New-Media Upstarts Raid Publishing Ranks

By Manly, Lorne | Folio: the Magazine for Magazine Management, April 15, 1996 | Go to article overview

New-Media Upstarts Raid Publishing Ranks


Manly, Lorne, Folio: the Magazine for Magazine Management


Back in the early days of new-media hype--circa 1994--few magazine executives were willing to forsake their print-based worlds for the siren call of a fledgling industry, instead preferring the comfort and security of traditional publishing. But all that has changed. In the past few months, new-media start-ups have increasingly targeted top business-side and editorial managers to build their managerial ranks. And lured by the equity stakes and entrepreneurial challenges, a number of magazine executives have tossed aside the safety net.

Time Inc. senior vice president Robin Johnson grabbed the CEO position at Santa Clara, California-based Infoseek, an information navigation service on the Internet, and then dangled lucrative option packages in front of three other magazine executives at titles ranging from Yankee to U.S. News & World Report. George Bell, a senior vice president at Times Mirror Magazines, took the CEO spot at Architext Software Inc., a competing media-navigation service based in Mountain View, California.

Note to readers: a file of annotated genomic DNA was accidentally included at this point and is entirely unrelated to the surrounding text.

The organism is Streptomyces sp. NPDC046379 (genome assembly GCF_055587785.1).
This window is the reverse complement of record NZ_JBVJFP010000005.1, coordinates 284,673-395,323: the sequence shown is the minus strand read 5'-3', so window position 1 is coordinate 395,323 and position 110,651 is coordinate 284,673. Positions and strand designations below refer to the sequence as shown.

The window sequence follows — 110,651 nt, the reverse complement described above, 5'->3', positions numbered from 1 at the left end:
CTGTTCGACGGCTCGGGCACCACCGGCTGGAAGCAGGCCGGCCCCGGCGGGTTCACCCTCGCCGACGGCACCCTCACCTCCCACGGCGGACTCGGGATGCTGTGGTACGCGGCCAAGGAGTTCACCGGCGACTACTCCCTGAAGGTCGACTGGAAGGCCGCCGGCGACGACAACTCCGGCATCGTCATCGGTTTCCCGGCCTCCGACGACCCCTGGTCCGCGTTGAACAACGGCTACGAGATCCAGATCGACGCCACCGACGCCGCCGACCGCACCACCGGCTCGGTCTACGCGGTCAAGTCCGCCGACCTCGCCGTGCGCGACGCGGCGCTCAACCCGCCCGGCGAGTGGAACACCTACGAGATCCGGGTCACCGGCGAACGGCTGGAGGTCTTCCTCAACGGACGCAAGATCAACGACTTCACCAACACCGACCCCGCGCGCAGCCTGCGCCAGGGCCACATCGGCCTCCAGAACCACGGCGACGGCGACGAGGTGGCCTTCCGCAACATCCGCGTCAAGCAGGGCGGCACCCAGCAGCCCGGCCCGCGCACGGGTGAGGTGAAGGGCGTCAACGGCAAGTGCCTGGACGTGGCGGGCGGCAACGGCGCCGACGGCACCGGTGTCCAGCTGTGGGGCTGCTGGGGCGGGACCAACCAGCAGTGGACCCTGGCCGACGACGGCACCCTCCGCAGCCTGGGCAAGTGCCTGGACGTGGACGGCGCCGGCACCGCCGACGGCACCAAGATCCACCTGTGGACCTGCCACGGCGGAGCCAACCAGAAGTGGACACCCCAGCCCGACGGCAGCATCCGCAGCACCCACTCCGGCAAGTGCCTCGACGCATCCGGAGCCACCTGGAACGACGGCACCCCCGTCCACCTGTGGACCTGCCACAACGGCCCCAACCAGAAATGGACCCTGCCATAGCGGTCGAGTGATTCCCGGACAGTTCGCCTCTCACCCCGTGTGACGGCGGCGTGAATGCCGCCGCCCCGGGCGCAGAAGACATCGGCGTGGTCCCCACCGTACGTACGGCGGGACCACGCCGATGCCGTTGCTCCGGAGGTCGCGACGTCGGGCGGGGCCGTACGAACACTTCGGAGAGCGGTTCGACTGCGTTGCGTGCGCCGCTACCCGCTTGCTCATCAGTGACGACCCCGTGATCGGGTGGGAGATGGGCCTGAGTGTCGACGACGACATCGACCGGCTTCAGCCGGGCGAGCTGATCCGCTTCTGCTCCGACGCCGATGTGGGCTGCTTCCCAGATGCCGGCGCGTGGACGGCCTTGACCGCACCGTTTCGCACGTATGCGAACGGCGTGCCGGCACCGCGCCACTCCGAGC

Three senior executives at PC World Communications--Jon Epstein, Vince Broady and Vince Deemer--departed parent company International Data Group to launch a San Francisco-based online publishing firm called SpotMedia.

Even Roger Black, designer of scores of magazines, chucked his design director's post at Esquire and moved to San Francisco to become creative director at @Home, which aims to provide high-speed Internet access through cable systems.

"And you're only going to see it pick up steam in the next six to 12 months," says Jerry Colonna, who last year left his post as CMP Publications' editorial director of interactive media to become a managing partner at new-media venture capitalist CMG@ventures.

Political infighting and timid multimedia forays by magazine companies, combined with the temptation of autonomy and attractive financial stakes in new-media upstarts, have proved too difficult to ignore for many magazine executives. "The financial potential and intellectual challenge [made it] a once-in-a-lifetime opportunity," says Brooks Fisher, a former vice president and group publisher at Yankee who joined Infoseek in December.

Adds Nancy Evans, the founder of Family Life who joined New York City-based iVillage as president: "You're literally creating the whole publishing process."

In turn, the people bankrolling these start-up ventures recognize that good technology is no longer enough to survive and thrive. The next stage of the business demands the direct-marketing, database-mining, content-development and ad-sales skills that magazine executives bring to the table.

"People from the publishing world know how to niche markets and narrowcast their offerings," says Roland DeSilva, head of his own recruiting firm and managing partner in the New York City-based investment bank of DeSilva & Phillips. …

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